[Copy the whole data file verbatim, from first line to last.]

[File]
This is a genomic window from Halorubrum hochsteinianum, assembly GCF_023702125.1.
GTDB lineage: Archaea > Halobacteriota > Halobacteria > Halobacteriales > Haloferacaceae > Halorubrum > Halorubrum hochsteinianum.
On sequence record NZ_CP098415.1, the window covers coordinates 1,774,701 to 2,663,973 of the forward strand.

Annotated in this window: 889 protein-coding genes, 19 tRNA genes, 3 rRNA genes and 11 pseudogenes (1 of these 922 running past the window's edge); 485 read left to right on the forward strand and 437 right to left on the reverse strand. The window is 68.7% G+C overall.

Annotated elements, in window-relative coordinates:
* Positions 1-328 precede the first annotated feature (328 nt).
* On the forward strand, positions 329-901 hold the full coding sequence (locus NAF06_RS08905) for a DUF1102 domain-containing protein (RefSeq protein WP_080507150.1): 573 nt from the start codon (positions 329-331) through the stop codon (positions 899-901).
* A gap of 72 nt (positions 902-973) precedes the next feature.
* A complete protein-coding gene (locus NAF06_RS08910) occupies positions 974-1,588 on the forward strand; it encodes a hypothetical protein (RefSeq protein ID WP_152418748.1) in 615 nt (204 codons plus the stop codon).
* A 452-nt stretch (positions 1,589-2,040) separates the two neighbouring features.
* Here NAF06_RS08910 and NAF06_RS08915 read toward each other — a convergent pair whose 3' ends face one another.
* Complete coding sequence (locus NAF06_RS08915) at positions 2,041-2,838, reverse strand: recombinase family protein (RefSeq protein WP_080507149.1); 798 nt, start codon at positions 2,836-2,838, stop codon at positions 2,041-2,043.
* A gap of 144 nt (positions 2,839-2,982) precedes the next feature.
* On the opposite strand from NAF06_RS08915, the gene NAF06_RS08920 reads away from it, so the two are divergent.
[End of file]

This is a genomic window from Halorubrum hochsteinianum, assembly GCF_023702125.1.
GTDB lineage: Archaea > Halobacteriota > Halobacteria > Halobacteriales > Haloferacaceae > Halorubrum > Halorubrum hochsteinianum.
On sequence record NZ_CP098415.1, the window covers coordinates 1,774,701 to 2,663,973 of the forward strand.

Annotated in this window: 889 protein-coding genes, 19 tRNA genes, 3 rRNA genes and 11 pseudogenes (1 of these 922 running past the window's edge); 485 read left to right on the forward strand and 437 right to left on the reverse strand. The window is 68.7% G+C overall.

Annotated elements, in window-relative coordinates:
* Positions 1-328 precede the first annotated feature (328 nt).
* On the forward strand, positions 329-901 hold the full coding sequence (locus NAF06_RS08905) for a DUF1102 domain-containing protein (RefSeq protein WP_080507150.1): 573 nt from the start codon (positions 329-331) through the stop codon (positions 899-901).
* A gap of 72 nt (positions 902-973) precedes the next feature.
* A complete protein-coding gene (locus NAF06_RS08910) occupies positions 974-1,588 on the forward strand; it encodes a hypothetical protein (RefSeq protein ID WP_152418748.1) in 615 nt (204 codons plus the stop codon).
* A 452-nt stretch (positions 1,589-2,040) separates the two neighbouring features.
* Here NAF06_RS08910 and NAF06_RS08915 read toward each other — a convergent pair whose 3' ends face one another.
* Complete coding sequence (locus NAF06_RS08915) at positions 2,041-2,838, reverse strand: recombinase family protein (RefSeq protein WP_080507149.1); 798 nt, start codon at positions 2,836-2,838, stop codon at positions 2,041-2,043.
* A gap of 144 nt (positions 2,839-2,982) precedes the next feature.
* On the opposite strand from NAF06_RS08915, the gene NAF06_RS08920 reads away from it, so the two are divergent.